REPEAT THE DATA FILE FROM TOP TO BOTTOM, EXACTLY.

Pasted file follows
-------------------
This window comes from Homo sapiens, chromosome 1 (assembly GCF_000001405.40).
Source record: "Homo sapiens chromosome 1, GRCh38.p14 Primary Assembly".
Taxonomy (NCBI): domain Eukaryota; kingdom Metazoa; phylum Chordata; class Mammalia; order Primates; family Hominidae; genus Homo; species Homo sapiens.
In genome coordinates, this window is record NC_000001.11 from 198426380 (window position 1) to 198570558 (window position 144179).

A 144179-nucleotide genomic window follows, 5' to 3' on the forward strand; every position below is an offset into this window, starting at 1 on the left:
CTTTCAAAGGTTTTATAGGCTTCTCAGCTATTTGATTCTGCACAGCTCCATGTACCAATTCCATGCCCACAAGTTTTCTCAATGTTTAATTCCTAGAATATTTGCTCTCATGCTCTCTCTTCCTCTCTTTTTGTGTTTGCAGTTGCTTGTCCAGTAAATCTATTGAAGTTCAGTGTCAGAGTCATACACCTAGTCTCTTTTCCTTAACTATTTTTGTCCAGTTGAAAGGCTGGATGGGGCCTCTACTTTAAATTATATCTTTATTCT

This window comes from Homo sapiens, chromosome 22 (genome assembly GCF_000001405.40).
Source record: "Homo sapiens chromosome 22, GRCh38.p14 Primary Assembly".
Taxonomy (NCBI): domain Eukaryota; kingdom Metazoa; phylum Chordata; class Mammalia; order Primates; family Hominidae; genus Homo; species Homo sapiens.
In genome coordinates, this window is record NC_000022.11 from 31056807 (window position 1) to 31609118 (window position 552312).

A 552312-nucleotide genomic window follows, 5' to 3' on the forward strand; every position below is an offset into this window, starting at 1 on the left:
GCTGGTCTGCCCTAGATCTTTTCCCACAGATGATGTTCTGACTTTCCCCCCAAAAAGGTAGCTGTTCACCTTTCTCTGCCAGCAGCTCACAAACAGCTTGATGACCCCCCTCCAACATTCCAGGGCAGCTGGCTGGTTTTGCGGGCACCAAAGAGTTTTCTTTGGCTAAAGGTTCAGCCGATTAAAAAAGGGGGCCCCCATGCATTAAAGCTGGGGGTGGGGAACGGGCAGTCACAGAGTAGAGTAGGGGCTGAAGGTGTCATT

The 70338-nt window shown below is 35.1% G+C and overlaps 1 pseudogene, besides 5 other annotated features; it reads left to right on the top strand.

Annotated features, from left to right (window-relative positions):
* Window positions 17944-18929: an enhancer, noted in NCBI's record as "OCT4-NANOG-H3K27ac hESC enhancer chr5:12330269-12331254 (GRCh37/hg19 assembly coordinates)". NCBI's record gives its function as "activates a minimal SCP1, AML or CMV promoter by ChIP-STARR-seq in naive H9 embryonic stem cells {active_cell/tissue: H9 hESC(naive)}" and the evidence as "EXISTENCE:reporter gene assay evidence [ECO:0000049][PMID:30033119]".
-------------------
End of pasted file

This window comes from Homo sapiens, chromosome 1 (assembly GCF_000001405.40).
Source record: "Homo sapiens chromosome 1, GRCh38.p14 Primary Assembly".
Taxonomy (NCBI): domain Eukaryota; kingdom Metazoa; phylum Chordata; class Mammalia; order Primates; family Hominidae; genus Homo; species Homo sapiens.
In genome coordinates, this window is record NC_000001.11 from 198426380 (window position 1) to 198570558 (window position 144179).

A 144179-nucleotide genomic window follows, 5' to 3' on the forward strand; every position below is an offset into this window, starting at 1 on the left:
CTTTCAAAGGTTTTATAGGCTTCTCAGCTATTTGATTCTGCACAGCTCCATGTACCAATTCCATGCCCACAAGTTTTCTCAATGTTTAATTCCTAGAATATTTGCTCTCATGCTCTCTCTTCCTCTCTTTTTGTGTTTGCAGTTGCTTGTCCAGTAAATCTATTGAAGTTCAGTGTCAGAGTCATACACCTAGTCTCTTTTCCTTAACTATTTTTGTCCAGTTGAAAGGCTGGATGGGGCCTCTACTTTAAATTATATCTTTATTCT

This window comes from Homo sapiens, chromosome 22 (genome assembly GCF_000001405.40).
Source record: "Homo sapiens chromosome 22, GRCh38.p14 Primary Assembly".
Taxonomy (NCBI): domain Eukaryota; kingdom Metazoa; phylum Chordata; class Mammalia; order Primates; family Hominidae; genus Homo; species Homo sapiens.
In genome coordinates, this window is record NC_000022.11 from 31056807 (window position 1) to 31609118 (window position 552312).

A 552312-nucleotide genomic window follows, 5' to 3' on the forward strand; every position below is an offset into this window, starting at 1 on the left:
GCTGGTCTGCCCTAGATCTTTTCCCACAGATGATGTTCTGACTTTCCCCCCAAAAAGGTAGCTGTTCACCTTTCTCTGCCAGCAGCTCACAAACAGCTTGATGACCCCCCTCCAACATTCCAGGGCAGCTGGCTGGTTTTGCGGGCACCAAAGAGTTTTCTTTGGCTAAAGGTTCAGCCGATTAAAAAAGGGGGCCCCCATGCATTAAAGCTGGGGGTGGGGAACGGGCAGTCACAGAGTAGAGTAGGGGCTGAAGGTGTCATT

The 70338-nt window shown below is 35.1% G+C and overlaps 1 pseudogene, besides 5 other annotated features; it reads left to right on the top strand.

Annotated features, from left to right (window-relative positions):
* Window positions 17944-18929: an enhancer, noted in NCBI's record as "OCT4-NANOG-H3K27ac hESC enhancer chr5:12330269-12331254 (GRCh37/hg19 assembly coordinates)". NCBI's record gives its function as "activates a minimal SCP1, AML or CMV promoter by ChIP-STARR-seq in naive H9 embryonic stem cells {active_cell/tissue: H9 hESC(naive)}" and the evidence as "EXISTENCE:reporter gene assay evidence [ECO:0000049][PMID:30033119]".